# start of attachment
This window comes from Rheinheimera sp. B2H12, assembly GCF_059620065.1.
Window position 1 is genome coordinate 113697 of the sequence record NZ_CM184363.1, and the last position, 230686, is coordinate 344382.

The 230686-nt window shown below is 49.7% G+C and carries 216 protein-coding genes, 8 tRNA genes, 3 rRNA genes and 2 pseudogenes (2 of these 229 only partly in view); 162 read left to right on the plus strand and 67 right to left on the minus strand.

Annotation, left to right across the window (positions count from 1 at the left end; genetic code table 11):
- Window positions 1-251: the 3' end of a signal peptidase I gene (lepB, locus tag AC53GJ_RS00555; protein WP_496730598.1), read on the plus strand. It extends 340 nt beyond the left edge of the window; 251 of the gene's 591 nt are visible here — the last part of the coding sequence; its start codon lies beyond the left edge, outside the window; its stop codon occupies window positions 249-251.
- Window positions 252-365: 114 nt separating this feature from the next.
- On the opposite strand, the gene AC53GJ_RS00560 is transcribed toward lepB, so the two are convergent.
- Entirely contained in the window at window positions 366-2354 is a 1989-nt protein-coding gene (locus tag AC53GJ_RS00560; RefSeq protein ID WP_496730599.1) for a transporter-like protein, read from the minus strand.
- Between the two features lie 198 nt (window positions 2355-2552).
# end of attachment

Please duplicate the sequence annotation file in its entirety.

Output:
This window comes from Rheinheimera sp. B2H12, assembly GCF_059620065.1.
Window position 1 is genome coordinate 113697 of the sequence record NZ_CM184363.1, and the last position, 230686, is coordinate 344382.

The 230686-nt window shown below is 49.7% G+C and carries 216 protein-coding genes, 8 tRNA genes, 3 rRNA genes and 2 pseudogenes (2 of these 229 only partly in view); 162 read left to right on the plus strand and 67 right to left on the minus strand.

Annotation, left to right across the window (positions count from 1 at the left end; genetic code table 11):
- Window positions 1-251: the 3' end of a signal peptidase I gene (lepB, locus tag AC53GJ_RS00555; protein WP_496730598.1), read on the plus strand. It extends 340 nt beyond the left edge of the window; 251 of the gene's 591 nt are visible here — the last part of the coding sequence; its start codon lies beyond the left edge, outside the window; its stop codon occupies window positions 249-251.
- Window positions 252-365: 114 nt separating this feature from the next.
- On the opposite strand, the gene AC53GJ_RS00560 is transcribed toward lepB, so the two are convergent.
- Entirely contained in the window at window positions 366-2354 is a 1989-nt protein-coding gene (locus tag AC53GJ_RS00560; RefSeq protein ID WP_496730599.1) for a transporter-like protein, read from the minus strand.
- Between the two features lie 198 nt (window positions 2355-2552).